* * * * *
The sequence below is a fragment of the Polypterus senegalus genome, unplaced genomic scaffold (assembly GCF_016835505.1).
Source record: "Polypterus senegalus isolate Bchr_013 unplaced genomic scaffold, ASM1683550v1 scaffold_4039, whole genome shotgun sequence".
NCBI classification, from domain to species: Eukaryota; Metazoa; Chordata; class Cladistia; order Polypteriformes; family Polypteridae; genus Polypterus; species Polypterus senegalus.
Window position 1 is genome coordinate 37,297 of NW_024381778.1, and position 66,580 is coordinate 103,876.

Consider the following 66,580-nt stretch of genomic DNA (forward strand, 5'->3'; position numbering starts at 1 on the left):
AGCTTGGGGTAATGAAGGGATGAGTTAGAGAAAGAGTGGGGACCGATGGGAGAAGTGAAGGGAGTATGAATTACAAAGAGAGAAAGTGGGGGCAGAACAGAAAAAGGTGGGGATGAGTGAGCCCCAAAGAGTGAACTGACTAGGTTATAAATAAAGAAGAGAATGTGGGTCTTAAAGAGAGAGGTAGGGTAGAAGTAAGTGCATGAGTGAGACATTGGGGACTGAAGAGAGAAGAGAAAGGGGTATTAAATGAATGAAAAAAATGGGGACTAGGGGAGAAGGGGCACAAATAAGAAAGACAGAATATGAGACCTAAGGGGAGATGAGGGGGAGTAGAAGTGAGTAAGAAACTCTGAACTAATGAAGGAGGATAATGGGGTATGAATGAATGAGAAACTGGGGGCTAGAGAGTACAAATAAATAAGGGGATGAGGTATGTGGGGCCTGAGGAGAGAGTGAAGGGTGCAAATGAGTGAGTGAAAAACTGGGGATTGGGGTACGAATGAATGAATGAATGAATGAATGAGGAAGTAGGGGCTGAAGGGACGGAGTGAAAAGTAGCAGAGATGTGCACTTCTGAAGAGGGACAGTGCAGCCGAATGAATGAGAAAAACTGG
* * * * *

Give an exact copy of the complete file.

The sequence below is a fragment of the Polypterus senegalus genome, unplaced genomic scaffold (assembly GCF_016835505.1).
Source record: "Polypterus senegalus isolate Bchr_013 unplaced genomic scaffold, ASM1683550v1 scaffold_4039, whole genome shotgun sequence".
NCBI classification, from domain to species: Eukaryota; Metazoa; Chordata; class Cladistia; order Polypteriformes; family Polypteridae; genus Polypterus; species Polypterus senegalus.
Window position 1 is genome coordinate 37,297 of NW_024381778.1, and position 66,580 is coordinate 103,876.

Consider the following 66,580-nt stretch of genomic DNA (forward strand, 5'->3'; position numbering starts at 1 on the left):
AGCTTGGGGTAATGAAGGGATGAGTTAGAGAAAGAGTGGGGACCGATGGGAGAAGTGAAGGGAGTATGAATTACAAAGAGAGAAAGTGGGGGCAGAACAGAAAAAGGTGGGGATGAGTGAGCCCCAAAGAGTGAACTGACTAGGTTATAAATAAAGAAGAGAATGTGGGTCTTAAAGAGAGAGGTAGGGTAGAAGTAAGTGCATGAGTGAGACATTGGGGACTGAAGAGAGAAGAGAAAGGGGTATTAAATGAATGAAAAAAATGGGGACTAGGGGAGAAGGGGCACAAATAAGAAAGACAGAATATGAGACCTAAGGGGAGATGAGGGGGAGTAGAAGTGAGTAAGAAACTCTGAACTAATGAAGGAGGATAATGGGGTATGAATGAATGAGAAACTGGGGGCTAGAGAGTACAAATAAATAAGGGGATGAGGTATGTGGGGCCTGAGGAGAGAGTGAAGGGTGCAAATGAGTGAGTGAAAAACTGGGGATTGGGGTACGAATGAATGAATGAATGAATGAATGAGGAAGTAGGGGCTGAAGGGACGGAGTGAAAAGTAGCAGAGATGTGCACTTCTGAAGAGGGACAGTGCAGCCGAATGAATGAGAAAAACTGG